Nearly every sports fan has dreamt of becoming a sports agent. These professionals spend countless hours with players, coaches, and other agents. It’s a fantastic way to stay “in the game.” But what does it take to become a sports agent?
What is a Sports Agent?
“A sports agent handles the business and legal deals for professional athletes, negotiates contracts and endorsement deals, handles negative publicity and helps athletes manage their money,” said Johnson & Wales professor and online instructor Patrick Leary, Ed.D. Duties for sports agents also often involve finding and negotiating contract deals for players. In the world today, many professional sports players have their own sports agents. These professionals form relationships with players and negotiate salaries and contract deals with teams. Sports agents are typically the go-between from playter to organization and vice versa. The agent works to get the best possible deal for his or her client, who is, in most cases, the player.
But that’s not where their duties end, in fact in today's sports world, agents have to have an eye for talent too. “Today’s sports agents also spend a considerable amount of time scouting new talent with hope of signing new player-agent contracts,” Leary explained.
What Skills Are Needed?
Many skills are suitable for a career as a sports agent, but some skills outweigh others, namely:
A Passion for Sports
While many of us enjoy watching sports from time to time, sports agents are people who eat, breathe, and dream about sports every single day. Sports agents have a huge love for sports and they are constantly crunching numbers, talking with players, and dealing with many different facets of the game.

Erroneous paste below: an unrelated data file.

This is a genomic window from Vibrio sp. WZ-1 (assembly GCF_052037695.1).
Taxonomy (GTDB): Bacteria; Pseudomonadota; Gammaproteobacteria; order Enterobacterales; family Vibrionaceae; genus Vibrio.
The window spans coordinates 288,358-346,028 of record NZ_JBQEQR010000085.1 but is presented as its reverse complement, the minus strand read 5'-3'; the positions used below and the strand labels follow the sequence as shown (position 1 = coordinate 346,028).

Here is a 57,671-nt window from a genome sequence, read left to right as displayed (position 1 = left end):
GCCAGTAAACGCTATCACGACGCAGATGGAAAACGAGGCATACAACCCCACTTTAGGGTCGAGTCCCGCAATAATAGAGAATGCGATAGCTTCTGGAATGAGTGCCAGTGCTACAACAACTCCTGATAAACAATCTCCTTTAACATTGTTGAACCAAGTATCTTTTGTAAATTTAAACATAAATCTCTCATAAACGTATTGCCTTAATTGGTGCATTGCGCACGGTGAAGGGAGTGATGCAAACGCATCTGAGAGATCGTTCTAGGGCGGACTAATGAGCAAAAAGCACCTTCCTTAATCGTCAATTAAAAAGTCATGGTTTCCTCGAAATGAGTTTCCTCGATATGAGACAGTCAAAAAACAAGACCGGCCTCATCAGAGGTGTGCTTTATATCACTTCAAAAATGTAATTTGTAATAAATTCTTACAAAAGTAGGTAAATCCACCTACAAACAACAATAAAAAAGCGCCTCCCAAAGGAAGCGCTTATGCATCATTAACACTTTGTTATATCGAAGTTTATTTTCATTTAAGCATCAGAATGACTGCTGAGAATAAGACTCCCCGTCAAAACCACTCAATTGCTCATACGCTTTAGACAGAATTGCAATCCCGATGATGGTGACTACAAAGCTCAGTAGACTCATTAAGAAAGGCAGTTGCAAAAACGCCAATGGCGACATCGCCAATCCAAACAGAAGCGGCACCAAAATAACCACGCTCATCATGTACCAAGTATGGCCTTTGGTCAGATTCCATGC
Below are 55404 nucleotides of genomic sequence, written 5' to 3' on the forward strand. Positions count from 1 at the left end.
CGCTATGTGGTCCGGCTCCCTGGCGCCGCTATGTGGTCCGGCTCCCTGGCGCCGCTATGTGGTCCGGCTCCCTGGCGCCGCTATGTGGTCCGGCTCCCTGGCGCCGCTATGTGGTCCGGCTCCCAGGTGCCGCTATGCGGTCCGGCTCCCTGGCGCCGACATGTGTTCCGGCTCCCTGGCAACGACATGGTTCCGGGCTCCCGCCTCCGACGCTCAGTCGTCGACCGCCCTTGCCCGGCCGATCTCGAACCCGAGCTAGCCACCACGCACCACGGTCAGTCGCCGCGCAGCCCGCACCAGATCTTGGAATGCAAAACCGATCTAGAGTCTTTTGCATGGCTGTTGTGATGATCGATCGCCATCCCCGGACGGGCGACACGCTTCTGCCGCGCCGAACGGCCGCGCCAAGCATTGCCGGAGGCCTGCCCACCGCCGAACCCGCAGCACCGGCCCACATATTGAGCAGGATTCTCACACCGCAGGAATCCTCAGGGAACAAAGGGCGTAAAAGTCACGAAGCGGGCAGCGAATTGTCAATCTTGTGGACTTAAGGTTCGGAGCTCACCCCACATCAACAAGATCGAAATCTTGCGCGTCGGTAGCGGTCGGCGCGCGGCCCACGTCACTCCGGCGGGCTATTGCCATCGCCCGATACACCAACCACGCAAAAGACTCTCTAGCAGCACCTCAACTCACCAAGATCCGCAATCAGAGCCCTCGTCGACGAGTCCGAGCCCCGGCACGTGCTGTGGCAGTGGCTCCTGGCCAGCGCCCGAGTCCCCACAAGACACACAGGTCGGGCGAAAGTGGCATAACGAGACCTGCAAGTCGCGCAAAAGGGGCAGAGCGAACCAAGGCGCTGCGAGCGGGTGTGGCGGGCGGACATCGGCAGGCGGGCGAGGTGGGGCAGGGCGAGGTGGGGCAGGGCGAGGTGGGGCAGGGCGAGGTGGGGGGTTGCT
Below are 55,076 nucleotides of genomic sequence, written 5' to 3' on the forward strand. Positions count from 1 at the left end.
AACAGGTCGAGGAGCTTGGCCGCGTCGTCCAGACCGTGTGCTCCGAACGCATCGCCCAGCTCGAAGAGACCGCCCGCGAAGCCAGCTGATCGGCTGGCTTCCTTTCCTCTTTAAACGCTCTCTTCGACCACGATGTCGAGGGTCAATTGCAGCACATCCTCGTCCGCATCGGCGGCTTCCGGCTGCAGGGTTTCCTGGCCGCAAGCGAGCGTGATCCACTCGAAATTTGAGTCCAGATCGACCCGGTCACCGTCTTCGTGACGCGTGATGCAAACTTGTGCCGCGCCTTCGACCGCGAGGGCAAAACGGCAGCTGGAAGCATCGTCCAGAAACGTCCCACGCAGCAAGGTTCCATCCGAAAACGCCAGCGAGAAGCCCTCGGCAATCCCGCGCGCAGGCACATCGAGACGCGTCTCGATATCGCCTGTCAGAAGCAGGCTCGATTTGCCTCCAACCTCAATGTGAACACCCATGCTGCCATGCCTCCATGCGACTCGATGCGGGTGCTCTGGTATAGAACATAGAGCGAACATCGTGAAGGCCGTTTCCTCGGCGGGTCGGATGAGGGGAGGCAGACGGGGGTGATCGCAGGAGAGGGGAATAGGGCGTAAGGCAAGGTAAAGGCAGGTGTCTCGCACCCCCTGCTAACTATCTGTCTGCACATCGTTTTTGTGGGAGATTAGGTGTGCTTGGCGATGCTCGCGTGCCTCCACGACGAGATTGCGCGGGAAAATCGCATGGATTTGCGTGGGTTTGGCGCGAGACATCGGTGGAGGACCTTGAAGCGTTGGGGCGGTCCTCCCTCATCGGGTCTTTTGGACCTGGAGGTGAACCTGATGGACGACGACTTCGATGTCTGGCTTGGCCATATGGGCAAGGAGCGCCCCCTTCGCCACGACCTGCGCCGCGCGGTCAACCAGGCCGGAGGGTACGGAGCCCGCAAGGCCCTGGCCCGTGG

The industry blends practical aspects of business, sales, and sports, all at a high level. That said, there is a lot of person-to-person interaction involved. Sports agents are frequently meeting with team representatives, players, and coaches about strategy, contract details, and much more. All of these instances require a high level of communication, and those with the best communication skills are primed to outperform the rest. If you enjoy communicating with others constantly—and you love sports—then a sports agent career could be right for you.
Communication is key for sports agents, but it’s also extremely important to have sales skills. Player careers are often very short. They need, and deserve, to get as much out of their contracts as possible. On the other side, the team often has to meet salary cap restrictions, and they have a number of players they need to make happy with that salary cap. According to Leary, when it comes to making the best deal for their player, sports agents who have marketing knowledge thrive. “The most successful agents must have marketing savvy in order to enhance the brand profile of their clients through social media marketing, player appearances and promotions, as well as endorsement deals,” Leary explained. Both the organization and the player want to make a good deal. Good sports agents negotiate with both parties to find a deal that works for everyone—a process that requires exemplary sales skills.